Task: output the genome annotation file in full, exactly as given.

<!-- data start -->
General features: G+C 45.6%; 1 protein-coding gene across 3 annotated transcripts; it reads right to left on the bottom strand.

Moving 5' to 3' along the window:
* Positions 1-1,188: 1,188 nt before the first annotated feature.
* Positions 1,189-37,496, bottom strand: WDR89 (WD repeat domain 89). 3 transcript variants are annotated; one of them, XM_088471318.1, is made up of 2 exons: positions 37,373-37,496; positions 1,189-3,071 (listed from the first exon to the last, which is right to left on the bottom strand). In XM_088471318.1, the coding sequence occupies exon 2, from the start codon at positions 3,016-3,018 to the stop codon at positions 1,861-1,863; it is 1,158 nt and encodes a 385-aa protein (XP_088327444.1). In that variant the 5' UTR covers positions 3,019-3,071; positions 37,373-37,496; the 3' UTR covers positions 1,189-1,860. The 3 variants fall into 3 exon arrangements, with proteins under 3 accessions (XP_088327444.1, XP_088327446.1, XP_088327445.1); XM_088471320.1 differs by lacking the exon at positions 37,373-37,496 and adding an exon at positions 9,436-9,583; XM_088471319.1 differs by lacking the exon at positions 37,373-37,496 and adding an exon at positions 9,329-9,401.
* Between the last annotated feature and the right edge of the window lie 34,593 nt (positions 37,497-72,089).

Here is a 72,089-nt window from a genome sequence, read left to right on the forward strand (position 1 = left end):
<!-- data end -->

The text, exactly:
General features: G+C 45.6%; 1 protein-coding gene across 3 annotated transcripts; it reads right to left on the bottom strand.

Moving 5' to 3' along the window:
* Positions 1-1,188: 1,188 nt before the first annotated feature.
* Positions 1,189-37,496, bottom strand: WDR89 (WD repeat domain 89). 3 transcript variants are annotated; one of them, XM_088471318.1, is made up of 2 exons: positions 37,373-37,496; positions 1,189-3,071 (listed from the first exon to the last, which is right to left on the bottom strand). In XM_088471318.1, the coding sequence occupies exon 2, from the start codon at positions 3,016-3,018 to the stop codon at positions 1,861-1,863; it is 1,158 nt and encodes a 385-aa protein (XP_088327444.1). In that variant the 5' UTR covers positions 3,019-3,071; positions 37,373-37,496; the 3' UTR covers positions 1,189-1,860. The 3 variants fall into 3 exon arrangements, with proteins under 3 accessions (XP_088327444.1, XP_088327446.1, XP_088327445.1); XM_088471320.1 differs by lacking the exon at positions 37,373-37,496 and adding an exon at positions 9,436-9,583; XM_088471319.1 differs by lacking the exon at positions 37,373-37,496 and adding an exon at positions 9,329-9,401.
* Between the last annotated feature and the right edge of the window lie 34,593 nt (positions 37,497-72,089).

Here is a 72,089-nt window from a genome sequence, read left to right on the forward strand (position 1 = left end):